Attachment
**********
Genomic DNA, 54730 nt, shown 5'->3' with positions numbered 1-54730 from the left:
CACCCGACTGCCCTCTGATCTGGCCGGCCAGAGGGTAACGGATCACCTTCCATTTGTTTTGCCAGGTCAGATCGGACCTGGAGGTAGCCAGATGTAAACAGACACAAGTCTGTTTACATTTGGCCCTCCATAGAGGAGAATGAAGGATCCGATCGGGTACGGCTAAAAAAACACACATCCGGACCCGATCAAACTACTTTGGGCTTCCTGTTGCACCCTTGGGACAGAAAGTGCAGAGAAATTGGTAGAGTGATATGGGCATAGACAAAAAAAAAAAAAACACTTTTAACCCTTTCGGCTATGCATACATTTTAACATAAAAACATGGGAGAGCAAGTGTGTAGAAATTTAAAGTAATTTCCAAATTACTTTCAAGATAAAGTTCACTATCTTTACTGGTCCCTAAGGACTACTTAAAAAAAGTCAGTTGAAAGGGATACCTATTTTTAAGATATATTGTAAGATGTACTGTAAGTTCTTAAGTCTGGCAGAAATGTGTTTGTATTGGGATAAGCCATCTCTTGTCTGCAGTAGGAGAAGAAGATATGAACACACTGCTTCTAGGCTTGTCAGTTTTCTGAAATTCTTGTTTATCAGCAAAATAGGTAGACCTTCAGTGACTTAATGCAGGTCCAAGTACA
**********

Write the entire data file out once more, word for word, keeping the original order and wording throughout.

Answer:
Genomic DNA, 54730 nt, shown 5'->3' with positions numbered 1-54730 from the left:
CACCCGACTGCCCTCTGATCTGGCCGGCCAGAGGGTAACGGATCACCTTCCATTTGTTTTGCCAGGTCAGATCGGACCTGGAGGTAGCCAGATGTAAACAGACACAAGTCTGTTTACATTTGGCCCTCCATAGAGGAGAATGAAGGATCCGATCGGGTACGGCTAAAAAAACACACATCCGGACCCGATCAAACTACTTTGGGCTTCCTGTTGCACCCTTGGGACAGAAAGTGCAGAGAAATTGGTAGAGTGATATGGGCATAGACAAAAAAAAAAAAAACACTTTTAACCCTTTCGGCTATGCATACATTTTAACATAAAAACATGGGAGAGCAAGTGTGTAGAAATTTAAAGTAATTTCCAAATTACTTTCAAGATAAAGTTCACTATCTTTACTGGTCCCTAAGGACTACTTAAAAAAAGTCAGTTGAAAGGGATACCTATTTTTAAGATATATTGTAAGATGTACTGTAAGTTCTTAAGTCTGGCAGAAATGTGTTTGTATTGGGATAAGCCATCTCTTGTCTGCAGTAGGAGAAGAAGATATGAACACACTGCTTCTAGGCTTGTCAGTTTTCTGAAATTCTTGTTTATCAGCAAAATAGGTAGACCTTCAGTGACTTAATGCAGGTCCAAGTACA